Full disclosure– I was tangentially involved in Pioneer testing aboard USS Iowa in the late 1980s, as a deck officer on that ship…mostly I stood ready with a motor whaleboat to recover the bits of the aircraft we were recovering if it splashed rather than getting caught between the “goalposts” (see image below).
The Shadow’s stats:
- Length: 11.2 ft in (3.41 m)
- Wingspan: 14 ft in (3.87 m)
- Height: 3.3 ft in (1 m)
- Empty weight: 186 lb (77 kg)
- Gross weight: 375 lb (170 kg)
- Powerplant: × 1 Wankel UAV Engine 741, 38 hp (28.5 kW) each
- Range: 68 miles (109.5 km)
- Endurance: 6 hours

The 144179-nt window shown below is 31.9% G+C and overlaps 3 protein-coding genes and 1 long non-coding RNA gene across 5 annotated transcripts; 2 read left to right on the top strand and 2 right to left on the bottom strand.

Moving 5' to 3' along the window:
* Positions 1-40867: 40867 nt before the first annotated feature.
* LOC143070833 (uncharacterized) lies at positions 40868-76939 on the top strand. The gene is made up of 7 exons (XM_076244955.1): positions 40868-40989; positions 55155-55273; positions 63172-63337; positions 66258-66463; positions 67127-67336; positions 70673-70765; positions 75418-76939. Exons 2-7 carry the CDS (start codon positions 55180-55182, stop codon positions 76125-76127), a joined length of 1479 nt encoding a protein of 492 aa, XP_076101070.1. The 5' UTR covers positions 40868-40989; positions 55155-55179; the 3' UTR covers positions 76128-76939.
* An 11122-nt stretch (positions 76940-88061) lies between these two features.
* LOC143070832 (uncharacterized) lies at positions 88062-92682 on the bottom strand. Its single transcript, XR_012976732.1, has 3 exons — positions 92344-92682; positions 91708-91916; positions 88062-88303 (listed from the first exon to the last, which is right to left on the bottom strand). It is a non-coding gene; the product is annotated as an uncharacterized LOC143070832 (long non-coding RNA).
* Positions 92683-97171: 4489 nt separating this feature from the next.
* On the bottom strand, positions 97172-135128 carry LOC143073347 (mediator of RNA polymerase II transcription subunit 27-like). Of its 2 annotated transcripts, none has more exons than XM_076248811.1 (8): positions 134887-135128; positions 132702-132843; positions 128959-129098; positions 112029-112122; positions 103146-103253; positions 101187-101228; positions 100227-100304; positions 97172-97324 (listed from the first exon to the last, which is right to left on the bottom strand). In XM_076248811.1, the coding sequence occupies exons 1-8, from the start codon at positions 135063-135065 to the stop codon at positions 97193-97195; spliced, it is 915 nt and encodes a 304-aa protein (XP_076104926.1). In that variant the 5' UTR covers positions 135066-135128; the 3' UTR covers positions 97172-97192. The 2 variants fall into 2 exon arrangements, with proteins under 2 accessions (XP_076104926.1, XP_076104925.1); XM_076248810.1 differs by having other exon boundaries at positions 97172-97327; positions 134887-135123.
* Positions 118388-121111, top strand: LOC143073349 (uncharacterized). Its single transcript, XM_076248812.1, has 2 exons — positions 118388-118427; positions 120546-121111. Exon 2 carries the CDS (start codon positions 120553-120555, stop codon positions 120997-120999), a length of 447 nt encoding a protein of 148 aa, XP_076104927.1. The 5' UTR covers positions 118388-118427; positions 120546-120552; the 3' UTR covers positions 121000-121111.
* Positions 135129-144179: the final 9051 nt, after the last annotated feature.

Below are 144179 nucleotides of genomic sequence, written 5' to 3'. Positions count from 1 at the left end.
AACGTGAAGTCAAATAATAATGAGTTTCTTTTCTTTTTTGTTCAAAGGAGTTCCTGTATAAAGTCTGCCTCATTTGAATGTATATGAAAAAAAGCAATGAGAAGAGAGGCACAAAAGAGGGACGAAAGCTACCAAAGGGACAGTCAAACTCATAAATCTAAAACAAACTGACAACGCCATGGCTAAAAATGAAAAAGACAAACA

- Service ceiling: 15,000 ft
The main sensor on the Shadow is an electro-optic/ infrared camera in a gimbaled ball on the underside of the UAV. The Army was reportedly investigating possible signals intelligence sensors for the Shadow in 2008.
General Dynamics Ordnance and Tactical Systems has announced that it has successfully developed and tested a new approach for low-cost guided mortars called the 120mm Roll-Controlled Guided Mortar (RCGM).
Under a cooperative research and development agreement with the U.S. Army TACOM-ARDEC, Picatinny Arsenal, N.J., General Dynamics successfully tube-launched and guided RCGM prototypes from a M120 120mm mortar weapon system at the U.S. Army Yuma Proving Grounds.
The Roll-Controlled Guided Mortar uses standard 120mm M934A1 mortar-round components, including the warhead and fuzing elements, to reduce costs and risks in response to an accelerated fielding timeline for this critical operational capability.